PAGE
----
If you’re concerned about buying a diesel, however, there are alternative options. Both the plug-in hybrid Mitsubishi Outlander PHEV and electric Tesla Model X are capable of towing a caravan.
Buying a car with a reversing camera, especially one with bespoke modes for helping hitch a trailer, may also influence your decision making. A number of manufacturers, such as Volkswagen and Land Rover, also offer ‘Trailer Assist’ features that use semi-autonomous tech to make reversing easier.
Adding a tow bar
With so much technology loaded into modern cars, adding a tow bar is not a simple case of bolting on the first one you find. There is also legislation to take into account at present if you own a vehicle registered after the 1st August 1998, which must use an EC type-approved tow bar.
Most car manufacturers offer tow bars to fit their own specific models, and can even offer factory-fitted versions if ordering a car from new. Retractable or removable tow bars are popular, leaving a neater appearance to the rear of the car when not being used. A wealth of aftermarket suppliers also exist for those wanting to avoid dealership pricing.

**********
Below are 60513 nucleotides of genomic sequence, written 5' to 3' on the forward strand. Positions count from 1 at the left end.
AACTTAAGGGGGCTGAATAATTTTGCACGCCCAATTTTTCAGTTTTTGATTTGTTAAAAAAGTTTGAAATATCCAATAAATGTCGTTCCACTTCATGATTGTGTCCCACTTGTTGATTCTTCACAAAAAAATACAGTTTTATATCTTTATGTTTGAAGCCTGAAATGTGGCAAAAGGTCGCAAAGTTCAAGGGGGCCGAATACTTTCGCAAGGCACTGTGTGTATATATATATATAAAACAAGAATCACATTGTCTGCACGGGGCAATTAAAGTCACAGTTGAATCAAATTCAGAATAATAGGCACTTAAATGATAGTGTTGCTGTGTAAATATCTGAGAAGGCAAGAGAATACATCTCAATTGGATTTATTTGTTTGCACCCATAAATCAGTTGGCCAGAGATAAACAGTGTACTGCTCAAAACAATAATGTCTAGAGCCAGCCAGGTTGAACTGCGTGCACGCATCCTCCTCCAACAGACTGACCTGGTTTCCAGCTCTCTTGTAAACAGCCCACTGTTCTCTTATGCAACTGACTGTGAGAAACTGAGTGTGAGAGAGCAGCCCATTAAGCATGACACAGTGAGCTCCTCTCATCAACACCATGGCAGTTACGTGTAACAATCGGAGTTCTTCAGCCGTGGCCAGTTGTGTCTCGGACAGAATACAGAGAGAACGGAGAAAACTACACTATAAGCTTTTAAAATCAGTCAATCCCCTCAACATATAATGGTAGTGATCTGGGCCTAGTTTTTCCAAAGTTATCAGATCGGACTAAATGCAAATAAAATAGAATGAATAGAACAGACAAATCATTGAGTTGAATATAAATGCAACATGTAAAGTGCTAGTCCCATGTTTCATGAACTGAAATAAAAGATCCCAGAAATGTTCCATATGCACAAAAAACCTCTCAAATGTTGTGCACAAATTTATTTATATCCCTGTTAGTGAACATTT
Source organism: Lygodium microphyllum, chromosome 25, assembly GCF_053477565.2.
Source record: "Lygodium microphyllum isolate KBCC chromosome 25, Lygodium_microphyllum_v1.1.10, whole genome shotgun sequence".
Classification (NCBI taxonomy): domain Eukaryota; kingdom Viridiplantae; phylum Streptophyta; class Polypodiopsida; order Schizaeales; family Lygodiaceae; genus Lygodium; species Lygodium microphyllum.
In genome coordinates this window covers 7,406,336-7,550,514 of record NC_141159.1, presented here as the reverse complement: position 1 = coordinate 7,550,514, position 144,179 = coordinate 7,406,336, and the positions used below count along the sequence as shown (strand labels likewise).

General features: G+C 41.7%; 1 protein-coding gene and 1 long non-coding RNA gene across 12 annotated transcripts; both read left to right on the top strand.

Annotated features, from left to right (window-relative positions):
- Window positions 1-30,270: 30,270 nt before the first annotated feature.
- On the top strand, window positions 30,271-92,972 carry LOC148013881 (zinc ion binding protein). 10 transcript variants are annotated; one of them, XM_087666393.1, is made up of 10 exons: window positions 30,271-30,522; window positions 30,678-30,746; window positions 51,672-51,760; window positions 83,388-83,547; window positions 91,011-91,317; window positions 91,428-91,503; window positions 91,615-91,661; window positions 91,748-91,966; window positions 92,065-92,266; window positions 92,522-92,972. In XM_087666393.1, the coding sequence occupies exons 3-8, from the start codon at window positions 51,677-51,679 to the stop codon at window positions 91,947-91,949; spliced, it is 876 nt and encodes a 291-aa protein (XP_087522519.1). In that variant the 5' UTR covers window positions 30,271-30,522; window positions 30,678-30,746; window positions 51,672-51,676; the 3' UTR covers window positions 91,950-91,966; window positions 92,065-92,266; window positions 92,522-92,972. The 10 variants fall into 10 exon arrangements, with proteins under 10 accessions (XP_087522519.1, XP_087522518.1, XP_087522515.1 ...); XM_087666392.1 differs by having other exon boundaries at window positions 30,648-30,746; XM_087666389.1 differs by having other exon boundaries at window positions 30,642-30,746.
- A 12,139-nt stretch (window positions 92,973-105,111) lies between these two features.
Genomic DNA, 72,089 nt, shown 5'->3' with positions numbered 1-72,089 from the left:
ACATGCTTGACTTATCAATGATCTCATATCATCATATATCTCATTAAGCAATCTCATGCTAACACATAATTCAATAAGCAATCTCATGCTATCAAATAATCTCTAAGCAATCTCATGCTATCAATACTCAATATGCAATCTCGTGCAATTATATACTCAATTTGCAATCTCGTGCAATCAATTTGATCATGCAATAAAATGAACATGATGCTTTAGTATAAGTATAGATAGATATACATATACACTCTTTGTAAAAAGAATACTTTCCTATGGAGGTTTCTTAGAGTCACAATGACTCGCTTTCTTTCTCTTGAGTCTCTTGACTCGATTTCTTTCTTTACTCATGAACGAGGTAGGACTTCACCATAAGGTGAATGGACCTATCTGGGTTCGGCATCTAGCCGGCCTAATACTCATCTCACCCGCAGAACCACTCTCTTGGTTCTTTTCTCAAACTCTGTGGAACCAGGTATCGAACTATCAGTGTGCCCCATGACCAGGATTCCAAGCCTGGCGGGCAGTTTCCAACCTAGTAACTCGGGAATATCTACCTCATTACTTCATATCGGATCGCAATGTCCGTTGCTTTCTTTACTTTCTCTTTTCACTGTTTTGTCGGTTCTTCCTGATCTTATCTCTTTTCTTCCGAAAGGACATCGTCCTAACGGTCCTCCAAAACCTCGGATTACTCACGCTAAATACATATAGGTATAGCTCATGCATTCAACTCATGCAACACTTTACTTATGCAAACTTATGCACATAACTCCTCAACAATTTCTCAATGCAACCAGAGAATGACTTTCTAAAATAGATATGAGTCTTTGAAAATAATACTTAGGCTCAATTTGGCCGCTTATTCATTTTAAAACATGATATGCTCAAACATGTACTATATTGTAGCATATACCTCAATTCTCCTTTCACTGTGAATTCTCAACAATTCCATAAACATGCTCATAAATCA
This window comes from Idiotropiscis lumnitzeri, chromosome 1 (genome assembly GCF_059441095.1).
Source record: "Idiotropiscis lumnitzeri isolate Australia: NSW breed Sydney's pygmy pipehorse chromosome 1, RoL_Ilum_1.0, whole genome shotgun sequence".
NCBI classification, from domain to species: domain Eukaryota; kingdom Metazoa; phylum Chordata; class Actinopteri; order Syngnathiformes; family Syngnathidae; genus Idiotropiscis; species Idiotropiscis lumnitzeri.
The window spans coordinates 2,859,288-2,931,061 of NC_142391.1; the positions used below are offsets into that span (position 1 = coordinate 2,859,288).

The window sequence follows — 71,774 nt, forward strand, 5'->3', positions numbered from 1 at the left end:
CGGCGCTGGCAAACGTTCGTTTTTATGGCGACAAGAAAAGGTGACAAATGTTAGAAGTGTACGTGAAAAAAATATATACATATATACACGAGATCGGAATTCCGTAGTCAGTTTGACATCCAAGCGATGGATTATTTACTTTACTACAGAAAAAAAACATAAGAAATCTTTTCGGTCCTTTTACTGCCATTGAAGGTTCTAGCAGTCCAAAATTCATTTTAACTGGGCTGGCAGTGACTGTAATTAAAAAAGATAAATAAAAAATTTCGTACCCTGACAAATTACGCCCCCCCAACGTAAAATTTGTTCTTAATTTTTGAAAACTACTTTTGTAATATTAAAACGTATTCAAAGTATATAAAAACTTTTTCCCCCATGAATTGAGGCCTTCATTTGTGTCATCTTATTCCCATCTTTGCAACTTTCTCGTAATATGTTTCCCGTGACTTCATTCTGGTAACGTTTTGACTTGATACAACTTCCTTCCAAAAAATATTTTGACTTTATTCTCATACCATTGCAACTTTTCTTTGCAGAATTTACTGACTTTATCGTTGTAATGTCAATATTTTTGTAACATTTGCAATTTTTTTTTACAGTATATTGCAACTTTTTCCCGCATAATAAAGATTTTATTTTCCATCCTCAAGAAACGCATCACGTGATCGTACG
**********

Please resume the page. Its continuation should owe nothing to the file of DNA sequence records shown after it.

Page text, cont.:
Security and insurance
Thefts of trailers, particularly in rural areas, are endemic and often combined with the theft of plant and construction machinery. The fact they can be easily attached to the back of a car and driven away makes them an easy target. Caravans are also desirable, with estimates suggesting up to 3,000 are stolen every year in the UK.
All new caravans produced since 1992 have been registered with the CRiS database, making it easier to track and trace them if stolen. RFID tags are also used to allow easier identification by the police, even if criminals alter visible chassis numbers.
Heavy-duty wheel clamps, hitchlocks, and anchor posts can all be used to make it harder to steal your caravan or trailer. Just like with a car, alarms and tracking devices can also be fitted.
Most importantly, don’t forget to insure your trailer or caravan, even though it is not a legal requirement. Cover is recommended for protection should your latest purchase be stolen, or damaged whilst being towed. Most car policies do not automatically cover either trailers or caravans when being towed, or will have restrictions on cover. Check with your insurer, or speak to a specialist broker.